Head coach: Jamie Whitmarsh aims to put Queenstown football on the map


Godfather of Queenstown football, Jamie Whitmarsh, is forging pathways into professional football for local emerging players through a new partnership with the  Wellington Phoenix.

Early this month, The Whitmarsh Academy (TWA) announced an official pre-academy partnership with New Zealand’s only professional football team — a relationship Whitmarsh says will give TWA ‘‘direct access’’ to the Phoenix’s internal training programmes.

Not just session plans, the partnership offers players and coaches access to  ‘‘everything football-related’’, from nutrition to psychology, and will help put Queenstown football on the map, he says.

‘‘I think when you live in places like Queenstown, and the further south you go, you’re not really on the radar of professional football … so us creating that partnership with the Wellington Phoenix means that our players have got a clear pathway and an opportunity to showcase their ability on a level that means someone like Wellington Phoenix might be interested in picking them up.’’

Established in 2019, TWA identifies local kids aged 8-13 with a passion for football and
invites them to year-round training programmes aimed at developing skills and ability.

‘‘From an advanced point of view, it’s the potential and possibility of kids furthering their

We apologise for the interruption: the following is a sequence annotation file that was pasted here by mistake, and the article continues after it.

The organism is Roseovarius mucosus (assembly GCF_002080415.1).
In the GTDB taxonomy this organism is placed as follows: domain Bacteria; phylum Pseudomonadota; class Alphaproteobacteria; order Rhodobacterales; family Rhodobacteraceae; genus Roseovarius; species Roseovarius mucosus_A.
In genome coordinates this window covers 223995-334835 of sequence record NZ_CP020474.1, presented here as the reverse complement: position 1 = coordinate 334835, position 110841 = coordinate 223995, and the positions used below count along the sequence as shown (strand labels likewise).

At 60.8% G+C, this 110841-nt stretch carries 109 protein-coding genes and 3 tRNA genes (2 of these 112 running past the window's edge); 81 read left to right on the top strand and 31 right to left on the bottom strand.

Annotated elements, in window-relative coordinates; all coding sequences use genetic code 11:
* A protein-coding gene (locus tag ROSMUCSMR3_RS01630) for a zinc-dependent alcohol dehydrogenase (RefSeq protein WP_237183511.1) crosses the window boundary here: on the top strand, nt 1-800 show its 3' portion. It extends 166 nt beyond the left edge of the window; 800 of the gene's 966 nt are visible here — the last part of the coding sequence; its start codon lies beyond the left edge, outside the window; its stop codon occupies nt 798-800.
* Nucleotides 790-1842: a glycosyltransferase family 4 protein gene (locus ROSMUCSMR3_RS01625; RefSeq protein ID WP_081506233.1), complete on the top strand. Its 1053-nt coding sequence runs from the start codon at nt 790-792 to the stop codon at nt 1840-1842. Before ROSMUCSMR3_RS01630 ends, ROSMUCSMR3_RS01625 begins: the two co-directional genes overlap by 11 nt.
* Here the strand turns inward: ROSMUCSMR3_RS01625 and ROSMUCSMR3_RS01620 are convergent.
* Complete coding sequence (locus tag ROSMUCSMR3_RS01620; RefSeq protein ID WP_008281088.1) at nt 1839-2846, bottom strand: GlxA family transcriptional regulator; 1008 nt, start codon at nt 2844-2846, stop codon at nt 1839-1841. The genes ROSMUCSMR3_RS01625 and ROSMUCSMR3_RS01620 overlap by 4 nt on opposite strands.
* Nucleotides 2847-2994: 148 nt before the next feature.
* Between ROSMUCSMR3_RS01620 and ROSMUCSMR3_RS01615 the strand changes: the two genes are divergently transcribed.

football careers [that I love].

‘‘Nothing pleases me more than to know that some of them are going to move on, and I’ve done what I need to do to be part of their journey.’’

Whitmarsh says his involvement in several of the resort’s football institutions, including
coaching Wakatipu High School’s girls’ team and Queenstown men’s premier team, supports a pathway to ongoing player development.

‘‘I’ve always wanted to put our football on the map, so if I’m involved in a high  percentage of those individual pathways, then it helps me facilitate the kids going on to whatever level football they want.’’

As well as academy training, TWA runs after-school programmes and holiday training
camps to develop football for kids who are driven.

Whitmarsh says the aim’s to provide as many opportunities for football-minded people as possible.

‘‘Sport provides you with lots of things … learning, fun, social development,  communication … we’re trying to create a culture, whether it’s in our advanced academy or our after school programmes, where a couple of things are really important … the
kids want to be there and they are happy.’’